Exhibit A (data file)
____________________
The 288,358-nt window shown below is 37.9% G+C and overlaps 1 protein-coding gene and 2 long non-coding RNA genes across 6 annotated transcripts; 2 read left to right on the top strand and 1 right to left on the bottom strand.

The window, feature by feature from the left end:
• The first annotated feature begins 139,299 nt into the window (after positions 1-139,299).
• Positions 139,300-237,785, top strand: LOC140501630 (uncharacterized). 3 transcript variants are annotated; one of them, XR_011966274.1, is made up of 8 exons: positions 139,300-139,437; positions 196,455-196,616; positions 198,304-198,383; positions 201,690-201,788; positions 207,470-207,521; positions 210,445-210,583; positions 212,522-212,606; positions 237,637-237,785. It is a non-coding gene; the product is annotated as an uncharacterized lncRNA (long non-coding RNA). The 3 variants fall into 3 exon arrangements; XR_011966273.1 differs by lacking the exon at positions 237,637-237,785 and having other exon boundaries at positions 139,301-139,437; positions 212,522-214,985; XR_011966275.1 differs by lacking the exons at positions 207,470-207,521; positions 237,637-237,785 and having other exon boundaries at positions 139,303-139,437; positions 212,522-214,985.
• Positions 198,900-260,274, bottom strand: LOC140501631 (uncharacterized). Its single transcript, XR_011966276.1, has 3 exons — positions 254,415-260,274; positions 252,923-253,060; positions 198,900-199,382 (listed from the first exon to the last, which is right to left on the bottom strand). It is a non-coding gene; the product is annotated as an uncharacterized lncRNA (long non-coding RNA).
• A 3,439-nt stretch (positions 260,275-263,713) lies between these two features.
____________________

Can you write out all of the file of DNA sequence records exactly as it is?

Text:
The 288,358-nt window shown below is 37.9% G+C and overlaps 1 protein-coding gene and 2 long non-coding RNA genes across 6 annotated transcripts; 2 read left to right on the top strand and 1 right to left on the bottom strand.

The window, feature by feature from the left end:
• The first annotated feature begins 139,299 nt into the window (after positions 1-139,299).
• Positions 139,300-237,785, top strand: LOC140501630 (uncharacterized). 3 transcript variants are annotated; one of them, XR_011966274.1, is made up of 8 exons: positions 139,300-139,437; positions 196,455-196,616; positions 198,304-198,383; positions 201,690-201,788; positions 207,470-207,521; positions 210,445-210,583; positions 212,522-212,606; positions 237,637-237,785. It is a non-coding gene; the product is annotated as an uncharacterized lncRNA (long non-coding RNA). The 3 variants fall into 3 exon arrangements; XR_011966273.1 differs by lacking the exon at positions 237,637-237,785 and having other exon boundaries at positions 139,301-139,437; positions 212,522-214,985; XR_011966275.1 differs by lacking the exons at positions 207,470-207,521; positions 237,637-237,785 and having other exon boundaries at positions 139,303-139,437; positions 212,522-214,985.
• Positions 198,900-260,274, bottom strand: LOC140501631 (uncharacterized). Its single transcript, XR_011966276.1, has 3 exons — positions 254,415-260,274; positions 252,923-253,060; positions 198,900-199,382 (listed from the first exon to the last, which is right to left on the bottom strand). It is a non-coding gene; the product is annotated as an uncharacterized lncRNA (long non-coding RNA).
• A 3,439-nt stretch (positions 260,275-263,713) lies between these two features.